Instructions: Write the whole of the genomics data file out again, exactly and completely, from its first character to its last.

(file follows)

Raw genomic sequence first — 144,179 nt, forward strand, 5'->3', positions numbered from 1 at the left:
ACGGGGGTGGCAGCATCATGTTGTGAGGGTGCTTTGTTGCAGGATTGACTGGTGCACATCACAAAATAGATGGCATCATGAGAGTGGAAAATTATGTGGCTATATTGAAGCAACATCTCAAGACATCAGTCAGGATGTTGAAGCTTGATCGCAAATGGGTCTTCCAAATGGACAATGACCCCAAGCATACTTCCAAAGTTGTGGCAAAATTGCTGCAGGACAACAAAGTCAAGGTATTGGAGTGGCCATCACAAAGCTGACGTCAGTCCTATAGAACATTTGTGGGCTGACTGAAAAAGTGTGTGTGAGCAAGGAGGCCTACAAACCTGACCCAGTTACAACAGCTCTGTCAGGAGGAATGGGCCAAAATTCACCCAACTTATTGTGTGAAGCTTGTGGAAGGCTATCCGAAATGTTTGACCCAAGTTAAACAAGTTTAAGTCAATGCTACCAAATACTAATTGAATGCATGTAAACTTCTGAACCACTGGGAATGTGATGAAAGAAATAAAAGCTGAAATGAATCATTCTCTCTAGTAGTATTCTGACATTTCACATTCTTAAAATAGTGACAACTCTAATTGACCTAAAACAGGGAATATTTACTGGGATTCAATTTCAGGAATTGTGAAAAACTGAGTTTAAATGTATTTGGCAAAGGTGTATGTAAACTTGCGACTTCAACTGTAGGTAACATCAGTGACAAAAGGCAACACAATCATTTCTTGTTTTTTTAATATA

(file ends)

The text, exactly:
Raw genomic sequence first — 144,179 nt, forward strand, 5'->3', positions numbered from 1 at the left:
ACGGGGGTGGCAGCATCATGTTGTGAGGGTGCTTTGTTGCAGGATTGACTGGTGCACATCACAAAATAGATGGCATCATGAGAGTGGAAAATTATGTGGCTATATTGAAGCAACATCTCAAGACATCAGTCAGGATGTTGAAGCTTGATCGCAAATGGGTCTTCCAAATGGACAATGACCCCAAGCATACTTCCAAAGTTGTGGCAAAATTGCTGCAGGACAACAAAGTCAAGGTATTGGAGTGGCCATCACAAAGCTGACGTCAGTCCTATAGAACATTTGTGGGCTGACTGAAAAAGTGTGTGTGAGCAAGGAGGCCTACAAACCTGACCCAGTTACAACAGCTCTGTCAGGAGGAATGGGCCAAAATTCACCCAACTTATTGTGTGAAGCTTGTGGAAGGCTATCCGAAATGTTTGACCCAAGTTAAACAAGTTTAAGTCAATGCTACCAAATACTAATTGAATGCATGTAAACTTCTGAACCACTGGGAATGTGATGAAAGAAATAAAAGCTGAAATGAATCATTCTCTCTAGTAGTATTCTGACATTTCACATTCTTAAAATAGTGACAACTCTAATTGACCTAAAACAGGGAATATTTACTGGGATTCAATTTCAGGAATTGTGAAAAACTGAGTTTAAATGTATTTGGCAAAGGTGTATGTAAACTTGCGACTTCAACTGTAGGTAACATCAGTGACAAAAGGCAACACAATCATTTCTTGTTTTTTTAATATA